http://www.crazy8press.com/our-books/the-same-old-story/Well…it doesn’t and it does. Sure, you sit down and say, okay, in this scene, I want to achieve this thing that either moves the plot forward or reveals something about your characters, or both. In my mystery novel (a 1950s period story), I have one scene intended to convey new clues to the police detective; he’s talking to a waitress and short order cook in a diner and, while they drop the requisite information and plot points under his questioning, the scene took on a life of its own and became a set piece more about the character’s love of pie (he eats 3 or 4 slices during the interview) and his integrity (he won’t take the pie as a freebie and insists on paying because he intends to come back often for the pie and wants to be a welcome visitor instead of a crooked cop on the take).

If had thought about doing a character bit like that, it would have come off as clunky and unconvincing, but by just letting it flow from the process of writing the information I needed into the story, it turned into the one chapter two out of the four people who have read/are reading it have mentioned.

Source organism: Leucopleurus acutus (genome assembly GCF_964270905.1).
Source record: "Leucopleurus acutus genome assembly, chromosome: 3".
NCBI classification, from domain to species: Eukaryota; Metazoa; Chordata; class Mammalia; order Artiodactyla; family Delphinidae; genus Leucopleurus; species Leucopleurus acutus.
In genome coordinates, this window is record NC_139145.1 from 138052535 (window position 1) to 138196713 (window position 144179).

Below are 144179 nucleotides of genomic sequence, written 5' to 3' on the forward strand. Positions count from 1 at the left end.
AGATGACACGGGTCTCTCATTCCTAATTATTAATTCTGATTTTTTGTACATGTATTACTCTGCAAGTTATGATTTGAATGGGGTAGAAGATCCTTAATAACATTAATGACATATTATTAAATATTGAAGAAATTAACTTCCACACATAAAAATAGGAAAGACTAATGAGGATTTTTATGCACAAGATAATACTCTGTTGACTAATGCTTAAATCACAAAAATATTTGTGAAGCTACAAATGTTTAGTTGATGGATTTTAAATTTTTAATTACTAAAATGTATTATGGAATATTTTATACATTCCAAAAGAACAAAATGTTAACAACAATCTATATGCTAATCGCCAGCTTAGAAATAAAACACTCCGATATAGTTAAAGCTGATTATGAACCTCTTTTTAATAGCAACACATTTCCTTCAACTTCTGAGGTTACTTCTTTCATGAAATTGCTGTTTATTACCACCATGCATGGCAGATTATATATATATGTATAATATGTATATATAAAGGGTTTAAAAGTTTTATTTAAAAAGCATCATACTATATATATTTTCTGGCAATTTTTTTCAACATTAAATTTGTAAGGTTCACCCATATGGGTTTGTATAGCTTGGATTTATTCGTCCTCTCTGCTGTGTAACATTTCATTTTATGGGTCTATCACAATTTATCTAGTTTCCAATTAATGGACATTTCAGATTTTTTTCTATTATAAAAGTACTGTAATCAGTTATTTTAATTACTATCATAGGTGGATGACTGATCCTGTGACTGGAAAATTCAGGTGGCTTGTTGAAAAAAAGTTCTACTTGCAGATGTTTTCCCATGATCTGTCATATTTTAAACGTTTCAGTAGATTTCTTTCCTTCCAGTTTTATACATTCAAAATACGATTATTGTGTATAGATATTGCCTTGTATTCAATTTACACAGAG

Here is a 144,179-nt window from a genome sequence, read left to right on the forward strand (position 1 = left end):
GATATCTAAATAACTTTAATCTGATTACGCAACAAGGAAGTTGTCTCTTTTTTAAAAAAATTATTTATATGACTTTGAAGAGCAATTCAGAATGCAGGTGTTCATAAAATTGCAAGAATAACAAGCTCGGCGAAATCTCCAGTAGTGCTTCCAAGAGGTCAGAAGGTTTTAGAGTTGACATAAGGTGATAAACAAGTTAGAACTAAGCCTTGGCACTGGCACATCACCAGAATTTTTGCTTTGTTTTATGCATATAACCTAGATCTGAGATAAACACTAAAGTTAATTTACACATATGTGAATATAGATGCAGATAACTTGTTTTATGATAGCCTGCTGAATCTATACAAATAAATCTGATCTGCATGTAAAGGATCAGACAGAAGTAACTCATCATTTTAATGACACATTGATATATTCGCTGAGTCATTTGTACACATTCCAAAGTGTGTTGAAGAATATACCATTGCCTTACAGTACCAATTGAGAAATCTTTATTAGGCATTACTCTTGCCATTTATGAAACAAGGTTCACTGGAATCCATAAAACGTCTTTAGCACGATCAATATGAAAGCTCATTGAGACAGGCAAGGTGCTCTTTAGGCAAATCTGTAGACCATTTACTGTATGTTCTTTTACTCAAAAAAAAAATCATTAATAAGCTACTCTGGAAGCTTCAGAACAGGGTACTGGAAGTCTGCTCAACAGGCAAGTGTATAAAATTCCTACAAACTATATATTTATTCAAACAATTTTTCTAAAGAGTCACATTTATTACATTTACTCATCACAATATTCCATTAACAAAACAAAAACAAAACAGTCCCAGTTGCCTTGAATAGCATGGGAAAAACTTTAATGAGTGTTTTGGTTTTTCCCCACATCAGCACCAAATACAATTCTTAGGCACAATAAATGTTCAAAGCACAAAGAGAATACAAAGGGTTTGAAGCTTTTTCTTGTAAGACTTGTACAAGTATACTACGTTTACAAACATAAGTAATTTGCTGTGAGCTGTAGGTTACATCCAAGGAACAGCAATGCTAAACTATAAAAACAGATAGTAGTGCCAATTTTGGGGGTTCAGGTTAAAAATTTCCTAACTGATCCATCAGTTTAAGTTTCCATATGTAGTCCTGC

The real heart of your story comes out in those moments, the unplanned character bits, the spur of the moment inspiration that turns a minor character into a major player…another thing that happened in my mystery; this having elements of pastiche to it, I used the by-then deceased Julie Schwartz, a DC Comics editor since 1944 who I got to know thirty years later than the period in which the book is set, intending to use him in one scene, just as a tip of the hat to a man for whom I cared very much. But art knows no reason and Julie wound up coming back in later on in the book and, in fact, ends being a sort of Dr. Watson to my detective’s Sherlock Holmes—didn’t plan that, never would have planned that, but it happened and, without thinking, I went with the flow.